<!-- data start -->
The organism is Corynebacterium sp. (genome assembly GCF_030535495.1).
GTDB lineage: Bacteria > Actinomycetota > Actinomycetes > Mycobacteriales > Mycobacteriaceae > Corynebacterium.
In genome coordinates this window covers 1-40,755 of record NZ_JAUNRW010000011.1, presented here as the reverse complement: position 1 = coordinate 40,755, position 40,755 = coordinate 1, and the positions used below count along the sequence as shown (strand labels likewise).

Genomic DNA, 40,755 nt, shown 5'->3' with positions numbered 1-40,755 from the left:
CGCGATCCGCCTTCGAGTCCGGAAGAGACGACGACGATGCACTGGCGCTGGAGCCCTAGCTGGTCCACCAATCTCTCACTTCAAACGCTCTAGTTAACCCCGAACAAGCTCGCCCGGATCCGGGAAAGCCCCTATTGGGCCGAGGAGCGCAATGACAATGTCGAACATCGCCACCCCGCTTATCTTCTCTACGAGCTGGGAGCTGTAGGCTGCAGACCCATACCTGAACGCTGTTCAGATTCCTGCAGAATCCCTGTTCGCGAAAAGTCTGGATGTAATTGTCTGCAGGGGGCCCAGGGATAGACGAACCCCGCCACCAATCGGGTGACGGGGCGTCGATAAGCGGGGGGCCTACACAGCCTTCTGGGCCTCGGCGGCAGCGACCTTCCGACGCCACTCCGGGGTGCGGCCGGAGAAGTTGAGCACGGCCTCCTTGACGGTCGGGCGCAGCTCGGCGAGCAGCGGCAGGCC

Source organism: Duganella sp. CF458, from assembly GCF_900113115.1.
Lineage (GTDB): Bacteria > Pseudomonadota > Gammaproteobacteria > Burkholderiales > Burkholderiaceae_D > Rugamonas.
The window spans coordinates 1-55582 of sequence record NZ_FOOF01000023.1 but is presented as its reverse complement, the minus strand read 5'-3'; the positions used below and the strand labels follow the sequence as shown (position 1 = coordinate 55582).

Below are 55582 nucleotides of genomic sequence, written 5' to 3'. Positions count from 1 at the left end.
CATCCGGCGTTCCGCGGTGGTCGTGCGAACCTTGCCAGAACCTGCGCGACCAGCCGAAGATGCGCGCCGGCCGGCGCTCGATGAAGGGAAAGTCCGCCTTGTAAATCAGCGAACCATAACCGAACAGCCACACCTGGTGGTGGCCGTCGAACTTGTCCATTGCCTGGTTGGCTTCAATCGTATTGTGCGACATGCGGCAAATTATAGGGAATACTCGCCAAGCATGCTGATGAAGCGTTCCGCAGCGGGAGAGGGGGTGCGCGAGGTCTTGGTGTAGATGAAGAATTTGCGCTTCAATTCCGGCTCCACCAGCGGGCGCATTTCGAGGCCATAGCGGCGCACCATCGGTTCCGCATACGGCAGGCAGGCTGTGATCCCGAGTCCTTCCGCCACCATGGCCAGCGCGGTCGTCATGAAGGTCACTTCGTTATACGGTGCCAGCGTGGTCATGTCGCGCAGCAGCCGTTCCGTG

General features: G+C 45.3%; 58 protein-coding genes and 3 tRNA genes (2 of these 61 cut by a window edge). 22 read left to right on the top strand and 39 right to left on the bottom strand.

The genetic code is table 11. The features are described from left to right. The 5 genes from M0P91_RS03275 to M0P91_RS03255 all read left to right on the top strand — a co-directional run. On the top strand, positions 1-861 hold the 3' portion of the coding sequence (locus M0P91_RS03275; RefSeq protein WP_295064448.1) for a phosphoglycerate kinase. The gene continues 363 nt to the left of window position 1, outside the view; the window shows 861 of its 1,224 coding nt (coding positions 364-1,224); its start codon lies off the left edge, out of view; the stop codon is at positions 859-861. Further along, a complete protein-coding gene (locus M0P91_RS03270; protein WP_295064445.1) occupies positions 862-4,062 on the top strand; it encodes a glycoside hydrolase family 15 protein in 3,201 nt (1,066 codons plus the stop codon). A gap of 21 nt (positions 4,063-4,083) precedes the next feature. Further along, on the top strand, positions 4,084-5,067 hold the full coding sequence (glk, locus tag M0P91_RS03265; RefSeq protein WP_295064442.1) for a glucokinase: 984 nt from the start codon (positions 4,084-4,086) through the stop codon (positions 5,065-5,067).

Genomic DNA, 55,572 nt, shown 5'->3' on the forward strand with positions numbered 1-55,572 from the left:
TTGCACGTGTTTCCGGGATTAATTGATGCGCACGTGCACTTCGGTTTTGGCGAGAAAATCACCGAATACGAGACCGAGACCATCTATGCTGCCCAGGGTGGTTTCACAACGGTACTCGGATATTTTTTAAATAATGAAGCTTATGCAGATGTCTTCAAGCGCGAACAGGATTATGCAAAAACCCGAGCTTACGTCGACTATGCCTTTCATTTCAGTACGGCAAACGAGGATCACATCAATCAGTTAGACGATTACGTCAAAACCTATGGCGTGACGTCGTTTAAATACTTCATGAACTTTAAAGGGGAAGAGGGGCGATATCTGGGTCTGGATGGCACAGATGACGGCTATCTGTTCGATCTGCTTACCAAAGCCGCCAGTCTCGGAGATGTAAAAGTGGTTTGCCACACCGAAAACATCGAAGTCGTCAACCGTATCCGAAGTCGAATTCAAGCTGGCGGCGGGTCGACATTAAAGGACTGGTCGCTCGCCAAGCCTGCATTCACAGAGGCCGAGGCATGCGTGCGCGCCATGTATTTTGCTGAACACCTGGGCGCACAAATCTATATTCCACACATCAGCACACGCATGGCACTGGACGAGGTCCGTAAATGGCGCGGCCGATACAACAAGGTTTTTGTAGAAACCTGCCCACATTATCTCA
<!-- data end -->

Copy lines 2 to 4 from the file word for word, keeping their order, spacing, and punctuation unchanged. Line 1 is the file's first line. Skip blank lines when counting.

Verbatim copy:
GTDB lineage: Bacteria > Actinomycetota > Actinomycetes > Mycobacteriales > Mycobacteriaceae > Corynebacterium.
In genome coordinates this window covers 1-40,755 of record NZ_JAUNRW010000011.1, presented here as the reverse complement: position 1 = coordinate 40,755, position 40,755 = coordinate 1, and the positions used below count along the sequence as shown (strand labels likewise).

Genomic DNA, 40,755 nt, shown 5'->3' with positions numbered 1-40,755 from the left: